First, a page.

Christmas feast of memories

Loraine Masiya Mponela, originally from Malawi is a migrants rights organiser at CARAG (Coventry Asylum and Refugee Action Group) and Migrants Organise. This is how she spent the past 12 Christmases, surfing the hostile environment, while trying to resolve her status. .

Every year on the 25th of December the memories of Christmas at home come back.

At home, on this day I would meet friends I have not seen for a while, even the long lost ones. We would get together with my grandparents, my parents, my brothers and sisters, children, uncles, aunts, nephews and nieces. Everyone.

The smell of Kilombero rice would dominate my grandmother’s kitchen. The special rice she stored for Christmas. We grew organic foods: rice, vegetables, goats and pigs. Everyone would be welcoming you to the food they’ve prepared.

I would feel complete on that day back at home. But that is all gone now. Here, I feel alone.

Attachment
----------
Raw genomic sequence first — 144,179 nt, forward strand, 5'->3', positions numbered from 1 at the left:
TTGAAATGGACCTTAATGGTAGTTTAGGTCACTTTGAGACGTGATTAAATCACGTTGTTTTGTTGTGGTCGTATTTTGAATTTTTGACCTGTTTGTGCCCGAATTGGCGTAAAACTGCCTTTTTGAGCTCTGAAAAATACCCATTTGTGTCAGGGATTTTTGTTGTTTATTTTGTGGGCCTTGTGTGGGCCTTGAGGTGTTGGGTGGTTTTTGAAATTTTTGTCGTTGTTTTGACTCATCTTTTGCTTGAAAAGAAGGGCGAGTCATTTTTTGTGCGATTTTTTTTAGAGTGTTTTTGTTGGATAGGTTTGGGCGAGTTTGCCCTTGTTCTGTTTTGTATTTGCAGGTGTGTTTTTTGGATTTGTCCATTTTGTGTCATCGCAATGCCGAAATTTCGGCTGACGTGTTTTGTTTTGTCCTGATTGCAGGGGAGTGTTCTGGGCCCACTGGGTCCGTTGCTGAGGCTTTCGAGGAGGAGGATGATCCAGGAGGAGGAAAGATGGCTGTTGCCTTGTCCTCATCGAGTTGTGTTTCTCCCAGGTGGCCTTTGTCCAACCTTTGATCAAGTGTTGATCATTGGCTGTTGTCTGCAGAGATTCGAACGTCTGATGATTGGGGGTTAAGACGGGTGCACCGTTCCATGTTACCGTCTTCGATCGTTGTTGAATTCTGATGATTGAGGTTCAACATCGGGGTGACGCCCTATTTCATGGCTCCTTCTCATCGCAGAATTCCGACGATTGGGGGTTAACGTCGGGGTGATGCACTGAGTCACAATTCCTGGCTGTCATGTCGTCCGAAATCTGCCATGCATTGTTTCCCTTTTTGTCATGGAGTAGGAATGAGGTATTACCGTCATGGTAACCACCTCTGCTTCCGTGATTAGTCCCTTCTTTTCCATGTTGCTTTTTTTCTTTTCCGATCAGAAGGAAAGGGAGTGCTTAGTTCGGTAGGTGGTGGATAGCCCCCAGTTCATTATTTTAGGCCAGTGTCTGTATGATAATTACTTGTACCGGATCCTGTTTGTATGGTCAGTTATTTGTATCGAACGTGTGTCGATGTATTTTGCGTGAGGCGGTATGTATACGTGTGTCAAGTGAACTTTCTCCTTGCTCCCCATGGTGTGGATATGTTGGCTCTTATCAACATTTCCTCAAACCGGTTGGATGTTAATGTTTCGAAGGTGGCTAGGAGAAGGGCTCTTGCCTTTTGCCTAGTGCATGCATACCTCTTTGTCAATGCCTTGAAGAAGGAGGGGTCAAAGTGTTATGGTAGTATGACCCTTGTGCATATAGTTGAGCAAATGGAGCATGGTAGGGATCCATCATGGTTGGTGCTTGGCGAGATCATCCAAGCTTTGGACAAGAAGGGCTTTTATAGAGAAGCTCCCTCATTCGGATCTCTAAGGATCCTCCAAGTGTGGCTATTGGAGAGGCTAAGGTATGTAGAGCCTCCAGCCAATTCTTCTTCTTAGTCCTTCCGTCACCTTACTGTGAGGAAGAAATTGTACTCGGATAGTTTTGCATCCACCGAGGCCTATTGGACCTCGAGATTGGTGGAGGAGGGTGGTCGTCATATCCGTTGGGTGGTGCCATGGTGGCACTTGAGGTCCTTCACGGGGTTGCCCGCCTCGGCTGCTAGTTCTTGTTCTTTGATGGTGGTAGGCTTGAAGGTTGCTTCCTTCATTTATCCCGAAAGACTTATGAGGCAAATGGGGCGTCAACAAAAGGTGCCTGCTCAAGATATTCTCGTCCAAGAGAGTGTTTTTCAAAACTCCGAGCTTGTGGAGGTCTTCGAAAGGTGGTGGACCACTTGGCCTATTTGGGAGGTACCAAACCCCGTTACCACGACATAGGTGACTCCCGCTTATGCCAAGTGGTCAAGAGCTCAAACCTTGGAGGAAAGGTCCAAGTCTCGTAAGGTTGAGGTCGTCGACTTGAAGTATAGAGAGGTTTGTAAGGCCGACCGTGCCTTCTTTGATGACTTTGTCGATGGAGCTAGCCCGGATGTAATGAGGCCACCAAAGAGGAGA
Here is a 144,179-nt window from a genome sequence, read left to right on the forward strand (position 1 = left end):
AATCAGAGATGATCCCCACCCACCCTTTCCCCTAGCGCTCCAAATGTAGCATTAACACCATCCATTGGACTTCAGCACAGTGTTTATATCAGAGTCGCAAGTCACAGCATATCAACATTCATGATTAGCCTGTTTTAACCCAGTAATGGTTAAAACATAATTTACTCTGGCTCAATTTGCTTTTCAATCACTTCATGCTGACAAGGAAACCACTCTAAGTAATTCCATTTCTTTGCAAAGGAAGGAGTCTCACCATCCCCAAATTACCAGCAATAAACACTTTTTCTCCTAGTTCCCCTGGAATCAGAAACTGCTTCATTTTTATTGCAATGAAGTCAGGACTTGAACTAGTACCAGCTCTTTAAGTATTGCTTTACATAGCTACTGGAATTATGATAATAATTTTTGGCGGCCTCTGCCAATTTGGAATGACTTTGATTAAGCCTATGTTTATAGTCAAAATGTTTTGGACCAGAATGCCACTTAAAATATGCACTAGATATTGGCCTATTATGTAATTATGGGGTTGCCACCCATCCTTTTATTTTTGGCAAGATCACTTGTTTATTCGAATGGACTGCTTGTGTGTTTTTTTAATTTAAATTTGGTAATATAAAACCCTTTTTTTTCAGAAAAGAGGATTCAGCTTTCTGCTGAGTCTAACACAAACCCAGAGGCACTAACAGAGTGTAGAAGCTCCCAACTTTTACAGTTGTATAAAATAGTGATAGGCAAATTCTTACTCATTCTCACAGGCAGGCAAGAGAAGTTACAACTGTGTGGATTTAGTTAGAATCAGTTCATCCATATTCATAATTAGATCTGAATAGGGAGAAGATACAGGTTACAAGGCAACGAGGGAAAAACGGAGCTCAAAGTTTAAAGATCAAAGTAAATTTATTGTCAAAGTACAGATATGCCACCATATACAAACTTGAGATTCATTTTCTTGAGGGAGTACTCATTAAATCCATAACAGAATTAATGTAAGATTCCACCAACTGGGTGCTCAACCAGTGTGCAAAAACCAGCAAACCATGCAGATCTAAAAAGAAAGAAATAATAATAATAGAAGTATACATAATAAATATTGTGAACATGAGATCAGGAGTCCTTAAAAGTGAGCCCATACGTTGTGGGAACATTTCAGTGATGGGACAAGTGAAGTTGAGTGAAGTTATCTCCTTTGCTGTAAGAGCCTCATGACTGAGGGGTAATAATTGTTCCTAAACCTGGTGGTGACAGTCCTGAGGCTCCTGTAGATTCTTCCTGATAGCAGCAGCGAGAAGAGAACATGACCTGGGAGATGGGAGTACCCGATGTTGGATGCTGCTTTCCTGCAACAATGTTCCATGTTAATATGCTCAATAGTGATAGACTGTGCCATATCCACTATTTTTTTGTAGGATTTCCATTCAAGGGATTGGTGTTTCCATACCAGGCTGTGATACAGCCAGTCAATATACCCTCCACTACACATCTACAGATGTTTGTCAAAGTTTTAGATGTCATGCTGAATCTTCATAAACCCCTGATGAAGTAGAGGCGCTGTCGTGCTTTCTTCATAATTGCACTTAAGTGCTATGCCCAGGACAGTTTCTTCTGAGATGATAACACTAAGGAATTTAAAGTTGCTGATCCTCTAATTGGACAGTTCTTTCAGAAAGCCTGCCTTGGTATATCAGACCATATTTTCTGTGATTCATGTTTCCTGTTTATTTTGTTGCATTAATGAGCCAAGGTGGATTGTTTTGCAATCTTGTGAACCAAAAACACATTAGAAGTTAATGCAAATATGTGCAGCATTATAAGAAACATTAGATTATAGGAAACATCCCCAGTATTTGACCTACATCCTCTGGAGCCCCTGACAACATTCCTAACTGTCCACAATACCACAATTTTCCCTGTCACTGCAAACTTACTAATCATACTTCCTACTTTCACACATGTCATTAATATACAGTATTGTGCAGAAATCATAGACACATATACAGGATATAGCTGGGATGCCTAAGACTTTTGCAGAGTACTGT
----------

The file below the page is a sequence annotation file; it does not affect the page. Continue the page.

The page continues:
For 12 years in the UK I spent many Christmases alone in my room. If friends invited me to join them, there is no public transport on Christmas day so I end up not going. If I sometimes accept and do go for dinners, it’s still never the same. It just triggers the memories of Christmas before.

Back at home, we would discuss and plan together: about who will pay school fees for whom, which school they are going. Which dress I am buying or who is buying school uniforms for next year.

It was a time when all my hopes became meaningful, because I felt the support, felt in the driving seat of my life. Felt that I belong.

But now I am stuck in limbo. I am seeking asylum and have no rights.

I don’t even have a Christmas.

I come down to the kitchen. I warm up my microwave dinner. I sit down and eat it alone before going back in my cubicle. I am unable to sleep as memories of Christmases past are coming back.

While many people were relaxing and celebrating , I was troubled by thoughts about Brexit, impending solicitors appointments and my uncertain future in this country. My destination is unknown.

My Christmas as a migrant is a great feast of memories.